That is what has led to the major public backlash against EA which is ongoing and has potential legal implications because the system is not only potentially addictive but could be considered a ‘game of chance’ as opposed to skill and thus falls under the purview of gambling authorities. The Belgium Gaming Commission likely thinks so as Geek.com reports they are nearing a decision as to whether to officially classify loot boxes as gambling.
We’re now in the midst of the ‘games as a service’ phenomenon, ala “Destiny,” where it seems far more about focusing on revenue generation as opposed to a quality gaming experience. Former EA employee Manveer Heir gave an interview with Waypoint last month which effectively confirmed that revenue generation now rules over all:
“It’s definitely a thing inside of EA, they are generally pushing for more open-world games. And the reason is you can monetise them better. The words in there that were used are ‘have them come back again and again’… Why do you care about that at EA? The reason you care about that is because microtransactions: buying card packs in the Mass Effect games, the multiplayer.
It’s the same reason we added card packs to Mass Effect 3: how do you get people to keep coming back to a thing instead of ‘just’ playing for 60 to 100 hours? The problem is that we’ve scaled up our budgets to $100m+ and we haven’t actually made a space for good linear single-player games that are under that.
But why can’t we have both? Why does it have to be one or the other? And the reason is that EA and those big publishers in general only care about the highest return on investment. They don’t actually care about what the players want, they care about what the players will pay for. You need to understand the amount of money that’s at play with microtransactions.
I’m not allowed to say the number but I can tell you that when Mass Effect 3 multiplayer came out, those card packs we were selling, the amount of money we made just off those card packs was so significant that’s the reason Dragon Age has multiplayer, that’s the reason other EA products started getting multiplayer that hadn’t really had them before, because we nailed it and brought in a ton of money. It’s repeatable income versus one-time income. I’ve seen people literally spend $15,000 on Mass Effect multiplayer cards.”
The Entertainment Software Association, the gaming industry’s trade association, in response to a request for comment on the loot boxes issue by CNBC this week said:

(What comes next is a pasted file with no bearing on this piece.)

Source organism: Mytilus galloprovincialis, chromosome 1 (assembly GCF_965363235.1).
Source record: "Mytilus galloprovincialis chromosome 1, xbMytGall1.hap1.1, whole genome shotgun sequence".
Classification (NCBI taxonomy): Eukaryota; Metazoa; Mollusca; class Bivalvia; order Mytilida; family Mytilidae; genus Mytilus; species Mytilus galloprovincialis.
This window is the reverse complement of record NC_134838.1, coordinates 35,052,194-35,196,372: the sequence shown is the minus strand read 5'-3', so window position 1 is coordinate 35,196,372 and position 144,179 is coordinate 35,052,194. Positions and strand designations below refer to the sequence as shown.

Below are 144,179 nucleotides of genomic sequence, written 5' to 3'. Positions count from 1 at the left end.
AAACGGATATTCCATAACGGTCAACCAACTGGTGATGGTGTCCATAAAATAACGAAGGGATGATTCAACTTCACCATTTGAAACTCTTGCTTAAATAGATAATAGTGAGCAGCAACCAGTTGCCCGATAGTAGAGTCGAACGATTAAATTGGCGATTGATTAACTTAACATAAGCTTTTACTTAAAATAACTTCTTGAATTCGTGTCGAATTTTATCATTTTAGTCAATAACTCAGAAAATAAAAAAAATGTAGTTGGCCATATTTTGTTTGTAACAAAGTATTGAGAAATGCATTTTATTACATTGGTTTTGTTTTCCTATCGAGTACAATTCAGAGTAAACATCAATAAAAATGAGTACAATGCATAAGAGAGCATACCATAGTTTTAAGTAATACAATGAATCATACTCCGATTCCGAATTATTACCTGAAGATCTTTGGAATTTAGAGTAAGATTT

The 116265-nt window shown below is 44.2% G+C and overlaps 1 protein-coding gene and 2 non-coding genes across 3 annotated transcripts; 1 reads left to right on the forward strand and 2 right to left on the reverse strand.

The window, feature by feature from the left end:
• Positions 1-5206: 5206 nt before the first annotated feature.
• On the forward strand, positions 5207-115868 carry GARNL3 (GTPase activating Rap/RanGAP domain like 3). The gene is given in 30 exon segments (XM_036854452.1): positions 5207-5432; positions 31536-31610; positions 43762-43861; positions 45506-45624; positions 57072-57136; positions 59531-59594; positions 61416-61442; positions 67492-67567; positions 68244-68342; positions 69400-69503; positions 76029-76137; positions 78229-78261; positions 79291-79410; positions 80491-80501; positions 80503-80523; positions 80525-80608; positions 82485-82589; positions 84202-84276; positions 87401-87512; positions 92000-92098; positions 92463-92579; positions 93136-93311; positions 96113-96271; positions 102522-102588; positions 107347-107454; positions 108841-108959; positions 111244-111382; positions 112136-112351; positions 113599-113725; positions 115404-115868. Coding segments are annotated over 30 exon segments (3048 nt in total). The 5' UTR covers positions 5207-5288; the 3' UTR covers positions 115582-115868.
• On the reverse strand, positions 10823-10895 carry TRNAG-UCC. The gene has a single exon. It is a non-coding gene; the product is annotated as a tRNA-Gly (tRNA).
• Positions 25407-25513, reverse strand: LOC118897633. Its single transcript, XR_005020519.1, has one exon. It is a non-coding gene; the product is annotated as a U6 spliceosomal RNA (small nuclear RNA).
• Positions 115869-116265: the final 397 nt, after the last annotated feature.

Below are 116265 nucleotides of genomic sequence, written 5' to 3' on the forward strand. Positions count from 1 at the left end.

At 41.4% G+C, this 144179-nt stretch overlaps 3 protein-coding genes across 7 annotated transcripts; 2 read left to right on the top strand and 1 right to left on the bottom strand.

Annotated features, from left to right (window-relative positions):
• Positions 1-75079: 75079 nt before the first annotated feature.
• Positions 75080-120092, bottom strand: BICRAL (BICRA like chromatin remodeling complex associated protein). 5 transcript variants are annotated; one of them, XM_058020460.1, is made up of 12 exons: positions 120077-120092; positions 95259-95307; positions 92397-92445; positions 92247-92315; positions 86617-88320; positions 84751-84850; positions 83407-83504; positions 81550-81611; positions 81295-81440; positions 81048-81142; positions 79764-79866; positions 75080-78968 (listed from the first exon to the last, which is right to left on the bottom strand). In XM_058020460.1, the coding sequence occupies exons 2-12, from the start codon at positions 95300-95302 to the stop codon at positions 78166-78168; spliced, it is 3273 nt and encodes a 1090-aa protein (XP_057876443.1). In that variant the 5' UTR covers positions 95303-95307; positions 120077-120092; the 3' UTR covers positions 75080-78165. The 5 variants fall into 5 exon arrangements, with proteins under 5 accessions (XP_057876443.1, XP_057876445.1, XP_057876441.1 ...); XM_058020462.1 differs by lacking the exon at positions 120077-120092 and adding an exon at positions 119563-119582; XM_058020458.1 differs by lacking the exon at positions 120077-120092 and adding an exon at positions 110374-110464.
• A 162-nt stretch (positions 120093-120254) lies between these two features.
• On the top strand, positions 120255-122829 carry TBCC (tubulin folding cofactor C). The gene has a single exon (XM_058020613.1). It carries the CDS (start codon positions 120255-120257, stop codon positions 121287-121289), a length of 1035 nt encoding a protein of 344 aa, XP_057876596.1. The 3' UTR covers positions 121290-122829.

“Loot boxes are a voluntary feature in certain video games that provide players with another way to obtain virtual items that can be used to enhance their in-game experiences. They are not gambling. Depending on the game design, some loot boxes are earned and others can be purchased. In some games, they have elements that help a player progress through the video game. In others, they are optional features and are not required to progress or succeed in the game. In both cases, the gamer makes the decision.”
But the potential shake-up from this legislation is something the game industry may be in need of. With the film industry there’s a certain amount of transparency. We know a film’s production budget, marketing budget and box-office numbers going in to its release – and therefore film’s success isn’t just judged on straight sales but costs as well. Shame is poured on bloated budget titles that fail and praise given to cheap titles that prove big success stories.
There is no such transparency with the gaming industry who often keep their production & marketing budgets and sales figures hidden behind some of the most well-oiled PR machines on the planet. Gamers as a whole are one of the most well organised and demanding demographics out there who respond fast to potential rorts of the system. If it weren’t for their pushing with the ‘Battlefront II’ issue it wouldn’t have gone as far as it has.
That said, is there enough steam for this to lead to true systemic reform of what remains a still and increasingly one-sided system in favor of the publisher? It’s not clear yet, and this situation is only going to get more complicated with little end in sight. Check out state rep Chris Lee’s full statement in the video below: